|Prosecution Witness: Annette Davis|
|Written by Mike Mayleben|
|Friday, 06 May 2011 18:38|
Direct Exam: Travis Vieux
She has been a forensic scientist for 21 years. She attended Ohio University and did an internship at the Miami Valley Crime Lab where she now works doing DNA analysis and she's also worked in fingerprinting. Previously she worked for Hamilton County. She attends meetings and conferences on an annual basis to stay current on new technology and also trains evidence technicians. She has testified as an expert over 100 times in several Ohio counties.
She began by explaining how she logged in evidence from the police to the lab. It comes in with a submission sheet, telling the lab what they expect them to find from the item and the item is then given a unique bar code.
The lab received the Lysol wipe that was found on the edge of the tub and it was tested for blood and semen but neither was found. She also received evidence from the tub drain which included water from the drain, the actual metal drain and the drain stopper. The water was packaged in a metal can, like a paint can, which caused it to rust, but Davis said it was still properly packed and she was still able to perform a test. All those items tested negative for blood but, she explained, it would determine how much water and blood were mixed to find the blood. She might not find blood if there was a large amount of water. She also tested the items of clothing, the bath mat and the towels from the bathroom for blood and semen but didn't find any on those items.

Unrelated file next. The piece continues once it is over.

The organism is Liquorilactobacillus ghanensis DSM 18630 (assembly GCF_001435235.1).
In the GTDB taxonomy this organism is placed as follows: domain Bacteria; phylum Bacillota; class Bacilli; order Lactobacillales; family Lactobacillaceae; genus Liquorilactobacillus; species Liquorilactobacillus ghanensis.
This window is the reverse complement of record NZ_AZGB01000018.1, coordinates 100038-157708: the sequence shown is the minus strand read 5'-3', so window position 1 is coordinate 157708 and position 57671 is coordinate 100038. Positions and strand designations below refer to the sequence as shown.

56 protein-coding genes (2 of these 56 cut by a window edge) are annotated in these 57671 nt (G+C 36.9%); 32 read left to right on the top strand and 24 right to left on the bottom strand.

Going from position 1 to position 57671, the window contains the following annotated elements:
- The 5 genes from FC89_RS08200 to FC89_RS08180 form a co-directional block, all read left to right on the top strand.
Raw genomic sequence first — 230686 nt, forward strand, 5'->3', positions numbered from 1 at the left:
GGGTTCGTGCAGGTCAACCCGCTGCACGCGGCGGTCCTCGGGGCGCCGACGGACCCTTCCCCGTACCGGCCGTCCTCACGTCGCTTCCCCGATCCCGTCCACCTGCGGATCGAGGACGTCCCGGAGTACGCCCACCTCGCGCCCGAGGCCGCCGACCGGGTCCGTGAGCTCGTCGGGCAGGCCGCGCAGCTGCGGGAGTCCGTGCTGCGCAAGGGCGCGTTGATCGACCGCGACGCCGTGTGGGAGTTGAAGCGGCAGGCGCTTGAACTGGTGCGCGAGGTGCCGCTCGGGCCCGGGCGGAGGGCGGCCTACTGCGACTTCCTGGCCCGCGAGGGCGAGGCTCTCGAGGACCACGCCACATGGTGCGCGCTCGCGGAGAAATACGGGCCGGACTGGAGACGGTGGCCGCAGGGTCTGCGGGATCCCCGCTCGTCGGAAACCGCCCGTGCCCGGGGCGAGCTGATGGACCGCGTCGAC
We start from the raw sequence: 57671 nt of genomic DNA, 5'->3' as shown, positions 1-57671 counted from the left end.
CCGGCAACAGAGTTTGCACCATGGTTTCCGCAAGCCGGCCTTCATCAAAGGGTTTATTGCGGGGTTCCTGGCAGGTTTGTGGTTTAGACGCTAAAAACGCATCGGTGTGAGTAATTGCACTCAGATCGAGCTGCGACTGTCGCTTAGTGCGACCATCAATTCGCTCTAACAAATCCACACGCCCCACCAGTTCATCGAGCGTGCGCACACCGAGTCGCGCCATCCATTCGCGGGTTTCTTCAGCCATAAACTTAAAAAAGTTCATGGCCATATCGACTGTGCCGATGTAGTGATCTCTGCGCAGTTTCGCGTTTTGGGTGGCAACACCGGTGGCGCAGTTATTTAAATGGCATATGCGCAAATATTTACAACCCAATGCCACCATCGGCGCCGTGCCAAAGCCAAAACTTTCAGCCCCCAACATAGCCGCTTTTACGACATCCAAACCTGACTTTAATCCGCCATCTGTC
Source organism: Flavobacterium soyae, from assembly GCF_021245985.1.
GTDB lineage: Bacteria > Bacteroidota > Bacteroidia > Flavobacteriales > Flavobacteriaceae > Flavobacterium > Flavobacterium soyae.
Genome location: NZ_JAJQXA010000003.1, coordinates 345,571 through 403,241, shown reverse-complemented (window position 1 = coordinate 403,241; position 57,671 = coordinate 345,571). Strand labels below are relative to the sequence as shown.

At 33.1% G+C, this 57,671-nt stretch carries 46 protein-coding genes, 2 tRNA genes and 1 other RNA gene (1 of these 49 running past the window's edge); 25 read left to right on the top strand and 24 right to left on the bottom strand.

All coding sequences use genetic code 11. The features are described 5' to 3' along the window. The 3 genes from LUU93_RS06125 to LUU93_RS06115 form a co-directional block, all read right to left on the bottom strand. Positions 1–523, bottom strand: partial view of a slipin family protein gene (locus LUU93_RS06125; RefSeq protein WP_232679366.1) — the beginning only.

A photo is put on the screen showing the bedroom with different areas of the carpet removed. There are post-it notes on the photo in certain areas. The information she was provided was that the carpet was from near the bathroom door. She took photos prior to testing.
Wearing latex gloves on her hands, she then opened a Kroger brown paper bag and pulled out a sample of carpet and foam backing. She said she sees quite a bit of that kind of evidence packaging because paper bags breathe and the contents don't mold. The post-its on the photo showed which carpet sample was from which spot on the floor. A large piece of carpet from under Sarah's head showed a blood stain and Vieux pointed out brown/yellow stains. She said it tested positive for blood and fecal matter. The sample that was under her hips also tested positive for blood and fecal matter. The fecal matter had human protein in it so it wasn't the dog's.
She showed photos of the carpet samples prior to testing and then, looking at the samples in court, the stains were larger. She said when the carpet samples were packaged they must have been wet which diluted the stain and made the bag wet because there was a dry stain the bottom of the package for one of the samples. The blood stains had also soaked through to the back of the carpet. She said in her